“Echo and Narcissus” by John William Waterhouse
“Echo and Narcissus” by John William Waterhouse depicts Narcissus, a beautiful youth who rejected all the nymphs and women who fell in love with him. Instead fell in love with his reflection.
The story is based on a myth from Ovid’s Metamorphoses, a Latin mythological epic. In the tale, the mountain nymph Echo falls in love with Narcissus. Narcissus, however, rejects her love.
The nymph Echo, who was so upset by his rejection that she withdrew from life and wasted away until all that was left was a whisper. Her prayers were heard by the goddess Nemesis, who caused Narcissus to fall in love with his reflection.
Waterhouse shows the scene where Narcissus tired from the hunting, and the heat rests by a spring, and while drinking, “a new thirst grows inside him,” and he is “captivated by the image of the beauty he sees.”
He falls deeply in love with “all the things for which he is admired.” He then wastes away with love for himself, echoing the response that Echo had earlier.
He continued to look at his reflection until he died. A narcissus flower grew on the spot where he died. The pale flower is still found near river banks so that it can be reflected in the water.
The poem “Echo and Narcissus” by Ovid was written during the Augustan Age. However, both Echo and Narcissus originated from much earlier Greek mythology.
The myth of Narcissus had inspired artists for at least two thousand years, even before the Roman poet Ovid featured a version in his Metamorphoses.
In more recent centuries, poets such as Keats and painters such as Caravaggio, Poussin, Turner, Dalí, and Waterhouse have all created artworks inspired by the myth of Narcissus.
In Greek mythology, Echo was a mountain nymph who resided on Mount Cithaeron in central Greece. Zeus loved consorting with beautiful nymphs and often visited them on Earth.
Eventually, Zeus’s wife, Hera, became suspicious and came down from Mt. Olympus in an attempt to catch Zeus with the nymphs.
Echo endured Hera’s wrath because she tries to protect Zeus, and Hera cursed her only to be able to speak the last words spoken to her.
So when Echo met Narcissus and fell in love with him, she was unable to tell him how she felt and was forced to watch him as he fell in love with himself.
In Greek mythology, Narcissus was a hunter who was known for his beauty and who loved everything beautiful.
Narcissus was proud, in that he disdained those who loved him, causing some to commit suicide to prove their unrelenting devotion to his striking beauty.
Narcissus is the origin of the term narcissism, a fixation with oneself and one’s physical appearance or public perception.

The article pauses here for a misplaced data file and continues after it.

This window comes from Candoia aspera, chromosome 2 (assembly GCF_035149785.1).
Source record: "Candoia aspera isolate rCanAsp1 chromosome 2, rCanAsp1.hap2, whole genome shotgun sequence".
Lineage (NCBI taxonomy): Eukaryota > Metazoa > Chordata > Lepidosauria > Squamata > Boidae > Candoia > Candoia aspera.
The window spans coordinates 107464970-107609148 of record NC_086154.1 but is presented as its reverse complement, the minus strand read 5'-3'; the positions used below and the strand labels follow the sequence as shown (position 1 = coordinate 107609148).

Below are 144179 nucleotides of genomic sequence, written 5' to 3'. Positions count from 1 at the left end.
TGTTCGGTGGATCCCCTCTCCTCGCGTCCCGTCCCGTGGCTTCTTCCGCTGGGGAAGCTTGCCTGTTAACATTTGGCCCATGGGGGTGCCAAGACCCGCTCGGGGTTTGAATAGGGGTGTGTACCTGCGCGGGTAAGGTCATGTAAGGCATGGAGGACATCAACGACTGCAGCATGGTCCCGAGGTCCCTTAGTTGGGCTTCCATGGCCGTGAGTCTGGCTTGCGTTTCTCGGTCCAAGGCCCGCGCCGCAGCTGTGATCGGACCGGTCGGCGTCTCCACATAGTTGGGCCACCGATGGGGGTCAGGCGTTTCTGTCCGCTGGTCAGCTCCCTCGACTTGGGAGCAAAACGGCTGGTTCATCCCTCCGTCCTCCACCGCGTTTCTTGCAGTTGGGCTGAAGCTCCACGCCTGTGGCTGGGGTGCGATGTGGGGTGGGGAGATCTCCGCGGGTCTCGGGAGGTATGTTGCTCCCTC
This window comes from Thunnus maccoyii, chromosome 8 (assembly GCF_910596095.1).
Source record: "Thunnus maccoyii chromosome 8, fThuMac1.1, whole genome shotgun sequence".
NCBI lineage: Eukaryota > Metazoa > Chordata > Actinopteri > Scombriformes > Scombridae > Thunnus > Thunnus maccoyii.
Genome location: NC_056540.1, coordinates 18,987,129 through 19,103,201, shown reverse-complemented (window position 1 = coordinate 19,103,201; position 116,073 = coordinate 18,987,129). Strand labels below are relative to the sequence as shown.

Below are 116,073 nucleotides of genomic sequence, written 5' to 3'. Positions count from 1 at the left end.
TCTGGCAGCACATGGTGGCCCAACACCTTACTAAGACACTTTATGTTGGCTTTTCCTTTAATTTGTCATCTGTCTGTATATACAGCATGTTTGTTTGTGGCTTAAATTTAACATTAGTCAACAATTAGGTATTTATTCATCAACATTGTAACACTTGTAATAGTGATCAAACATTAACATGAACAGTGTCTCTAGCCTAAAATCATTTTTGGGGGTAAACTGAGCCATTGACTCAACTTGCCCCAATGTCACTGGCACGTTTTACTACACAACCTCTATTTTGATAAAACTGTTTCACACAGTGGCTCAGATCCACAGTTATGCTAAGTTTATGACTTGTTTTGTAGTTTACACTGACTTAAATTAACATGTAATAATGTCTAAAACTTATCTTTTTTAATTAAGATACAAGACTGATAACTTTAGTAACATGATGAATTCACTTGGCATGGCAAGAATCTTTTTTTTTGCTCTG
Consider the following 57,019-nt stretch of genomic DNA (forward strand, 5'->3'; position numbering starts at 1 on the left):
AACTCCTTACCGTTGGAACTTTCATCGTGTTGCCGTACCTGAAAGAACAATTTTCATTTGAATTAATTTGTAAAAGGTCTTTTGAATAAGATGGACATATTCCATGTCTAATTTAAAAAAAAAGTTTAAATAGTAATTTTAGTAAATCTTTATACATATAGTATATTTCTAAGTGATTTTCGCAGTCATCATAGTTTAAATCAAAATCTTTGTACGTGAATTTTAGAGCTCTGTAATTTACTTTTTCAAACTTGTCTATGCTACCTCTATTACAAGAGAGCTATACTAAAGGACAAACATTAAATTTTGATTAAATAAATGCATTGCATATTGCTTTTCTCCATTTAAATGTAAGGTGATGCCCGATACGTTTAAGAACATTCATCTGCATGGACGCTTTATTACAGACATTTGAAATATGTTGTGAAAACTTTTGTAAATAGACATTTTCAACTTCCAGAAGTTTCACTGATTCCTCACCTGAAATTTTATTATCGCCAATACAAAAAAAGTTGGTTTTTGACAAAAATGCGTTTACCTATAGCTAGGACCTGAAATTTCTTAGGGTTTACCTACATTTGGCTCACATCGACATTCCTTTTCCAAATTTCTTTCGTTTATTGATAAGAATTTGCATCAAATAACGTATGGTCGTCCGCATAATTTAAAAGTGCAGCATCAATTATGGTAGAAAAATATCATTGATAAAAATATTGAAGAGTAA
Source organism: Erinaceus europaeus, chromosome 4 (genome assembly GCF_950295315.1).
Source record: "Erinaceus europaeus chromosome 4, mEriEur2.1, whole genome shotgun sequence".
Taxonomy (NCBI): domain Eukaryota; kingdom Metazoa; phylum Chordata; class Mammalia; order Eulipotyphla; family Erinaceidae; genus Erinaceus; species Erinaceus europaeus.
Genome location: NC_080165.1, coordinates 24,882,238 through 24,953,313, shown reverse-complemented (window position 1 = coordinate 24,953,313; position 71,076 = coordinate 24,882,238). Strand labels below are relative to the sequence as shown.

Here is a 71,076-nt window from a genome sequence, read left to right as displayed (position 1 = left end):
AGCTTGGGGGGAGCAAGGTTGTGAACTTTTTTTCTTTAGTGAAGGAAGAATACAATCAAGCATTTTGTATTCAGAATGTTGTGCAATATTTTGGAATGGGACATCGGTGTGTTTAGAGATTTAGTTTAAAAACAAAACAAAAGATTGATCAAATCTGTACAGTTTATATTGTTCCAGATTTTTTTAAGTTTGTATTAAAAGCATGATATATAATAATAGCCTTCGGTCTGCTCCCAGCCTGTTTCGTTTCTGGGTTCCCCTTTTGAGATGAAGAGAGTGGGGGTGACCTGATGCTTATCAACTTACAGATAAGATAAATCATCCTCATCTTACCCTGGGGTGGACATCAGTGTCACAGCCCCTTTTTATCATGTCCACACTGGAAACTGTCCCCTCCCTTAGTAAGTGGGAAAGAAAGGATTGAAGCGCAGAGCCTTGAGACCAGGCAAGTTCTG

The Metamorphoses, which in Latin means “Books of Transformations,” is a Latin narrative poem by the Roman poet Ovid. The book comprises of over 250 myths.
The poems chronicle the history of the world from its creation to the deification of Julius Caesar within a mythical framework.
One of the most influential works in Western culture, the Metamorphoses, has inspired such authors as Dante Alighieri, Giovanni Boccaccio, Geoffrey Chaucer, and William Shakespeare.
Numerous episodes from the poem have been depicted in acclaimed works of sculpture, painting, and music.
Publius Ovidius Naso ( 43 BC – 18 AD), known as Ovid was a Roman poet who lived during the reign of Augustus. He was a contemporary of the older Virgil and Horace and enjoyed enormous popularity.
However, after displeasing Augustus, he was sent into exile in a remote province on the Black Sea, where he remained until his death.
Ovid himself attributes his exile to “a poem and a mistake,” but his discretion in discussing the causes has resulted in much speculation.
His poetry was imitated during Late Antiquity and the Middle Ages and greatly influenced Western art and literature. His Metamorphoses remains one of the most important sources of classical mythology.
John William Waterhouse
Waterhouse worked in the Pre-Raphaelite style, several decades after the breakup of the Pre-Raphaelite Brotherhood, which included artists such as Dante Gabriel Rossetti, John Everett Millais, and William Holman Hunt.
Waterhouse embraced the Pre-Raphaelite style even though it had gone out of fashion in the British art scene, by the time he painted this painting.
He painted over 200 works, mainly in the genres of classical mythology, and historical or literary subjects.
Echo and Narcissus
- Title: Echo and Narcissus
- Artist: John William Waterhouse
- Medium: Oil on canvas
- Date: 1882
- Dimensions: Height: 1,092 mm (42.99 ″); Width: 1,892 mm (74.48 ″)
- Type: Mythological Art, Pre-Raphaelite
- Museum: Walker Art Gallery
John William Waterhouse
- Name: John William Waterhouse
- Movement: Pre-Raphaelite
- Born: 1849 – Rome, Papal States
- Died: 1917 (aged 67) – London, England, United Kingdom
- Nationality: British
- Notable works:
Narcissus: Echo & Narcissus A Tragic Tale of Vanity
Echo and Narcissus: Greek mythology
A Virtual Tour of Pre-Raphaelite Artists
- Christ in the House of His Parents
- The Martyr of Solway
- Blow Blow Thou Wind
- The Black Brunswicker
- A Dream of the Past: Sir Isumbras at the Ford
- Our English Coasts
- Isabella and the Pot of Basil
- Self-portrait William Holman Hunt
- Sheltering a Christian Missionary from the Persecution of the Druids
- Lady Lilith
- Dante’s Dream
- Dante Gabriel Rossetti – Self Portrait
- The Beloved
- Bocca Baciata
- Paolo and Francesca da Rimini
- The Day Dream
- The Lady of Shalott
- The Favorites of the Emperor Honorius
- Circe Invidiosa
- I Am Half-Sick of Shadows, Said the Lady of Shalott
- Hylas and the Nymphs
- Echo and Narcissus
- Ulysses and the Sirens
- Consulting the Oracle
- A Tale from the Decameron
- Circe Offering the Cup to Ulysses
- Saint Eulalia
- Fair Rosamund
Ford Madox Brown
“You shall still have the last word, but no power to speak first.”
– Hera to Echo
Photo Credit: John William Waterhouse [Public domain]